Artist sketches portrait of fallen COVID-19 frontliners
Portrait sketches of healthcare workers who have died from battling an invisible enemy is an artist’s fitting tribute to the brave frontline workers.
As healthcare workers around the country are falling ill and dying from the coronavirus disease 2019 that has infected more than 5,000 Filipinos, musician and visual artist Aurelio Castro III honors their heroism through his art.
“It is my way of honoring the health workers’ heroism and also to empathize with their bereaved families. Nakakalungkot,” said Castro, who is the guitar player of the seven-piece band Juan Pablo Dream.
As of April 8, Castro has drawn sketches of the faces of 15 of the fallen doctors using pen and ink.
He was hoping that his sketches of nurse Alvin Pascua and Dr. Mary Grace Lim of the Asian Hospital and Medical Center were the last. He finished their portraits by April 9. Unfortunately, they were not the last.
“Nadagdagan. Mabigat sa loob noong nag-check ako for photo reference. ‘Yan mismo ang nasa loobin ko. Huwag na sana madagdagan,” he said.
Left with nothing much to do at home due to the enhanced community quarantine, Castro made it a worthwhile project to do sketches of healthcare workers who died from the disease.
“After finishing a sketch of my family, I had to think of a personal project so I won’t get bored in the house doing practically nothing. Then I saw the news online about the doctors, there and then I decided to make them the subject for my new project,” he said.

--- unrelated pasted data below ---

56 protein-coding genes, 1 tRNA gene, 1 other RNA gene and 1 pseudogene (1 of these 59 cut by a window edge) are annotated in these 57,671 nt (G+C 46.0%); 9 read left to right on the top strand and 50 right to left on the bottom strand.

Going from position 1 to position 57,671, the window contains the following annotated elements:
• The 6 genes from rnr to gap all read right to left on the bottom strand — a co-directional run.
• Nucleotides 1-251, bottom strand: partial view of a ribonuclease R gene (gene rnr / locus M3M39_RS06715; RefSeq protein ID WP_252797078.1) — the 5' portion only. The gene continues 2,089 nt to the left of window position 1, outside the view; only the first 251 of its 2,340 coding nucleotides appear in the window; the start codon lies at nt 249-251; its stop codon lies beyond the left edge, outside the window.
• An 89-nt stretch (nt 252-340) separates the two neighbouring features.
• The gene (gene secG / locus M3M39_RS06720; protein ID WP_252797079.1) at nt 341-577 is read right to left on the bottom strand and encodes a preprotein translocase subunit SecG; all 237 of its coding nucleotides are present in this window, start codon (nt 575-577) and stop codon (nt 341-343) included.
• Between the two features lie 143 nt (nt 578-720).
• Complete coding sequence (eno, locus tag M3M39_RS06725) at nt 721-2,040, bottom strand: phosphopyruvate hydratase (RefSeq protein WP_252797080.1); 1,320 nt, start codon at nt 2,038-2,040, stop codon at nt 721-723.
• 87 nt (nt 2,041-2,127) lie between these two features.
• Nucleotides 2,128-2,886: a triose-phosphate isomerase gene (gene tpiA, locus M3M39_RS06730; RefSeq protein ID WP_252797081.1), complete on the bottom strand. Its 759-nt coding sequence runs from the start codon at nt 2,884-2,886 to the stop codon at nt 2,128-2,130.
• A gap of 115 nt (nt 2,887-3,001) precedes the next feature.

His sketches were portraits of doctors Greg Macasaet III, Rose Pulido, Israel Bactol, Raul Jara, Marcelo Jaochico, Sally Gatchalian, Henry Fernandez, Francisco Lukban, Hector Alvarez, Raquel Seva, Dennis Tudtud and wife Helen Tudtud, Leonardo Resurreccion III, Nicko Bautista, and Dino-Ezrah Halili.
Castro based his drawings from photos posted on social media. The portrait sketches are displayed on his online gallery.
Castro joined Baguio artists in the Ibagtit exhibit last Feb. 8 at the Luisa’s Café in Baguio City where he has done more than a dozen pen and ink on paper sketches of Baguio landmarks.
He has also done sketches of the Loakan village, among which is the house built by Baguio pioneer Kustacio Carantes, grandfather of the late Ibaloy artist Geoffrey Carantes, former owners of lands from Loakan to Camp John Hay.
Castro’s passion for sketching practically brings him around Manila from his residence in Pasig City on his bike.
He chooses a spot then sketch mostly of architectural landmarks. It was why he came up to Baguio to have a different perspective and new challenge.
“It was the same reason why I am always in Baguio,” Castro said.
After quitting school, he became a painter but in 2005, he went to music when they founded the Juan Pablo Project and released an album. This was followed up by another album in 2009 and for the next six years, the band had gigs in Manila but later disbanded.
This year, the band got back together and recorded a single “You Can Feel (You Are Free),” which has been released through Spotify. – PNA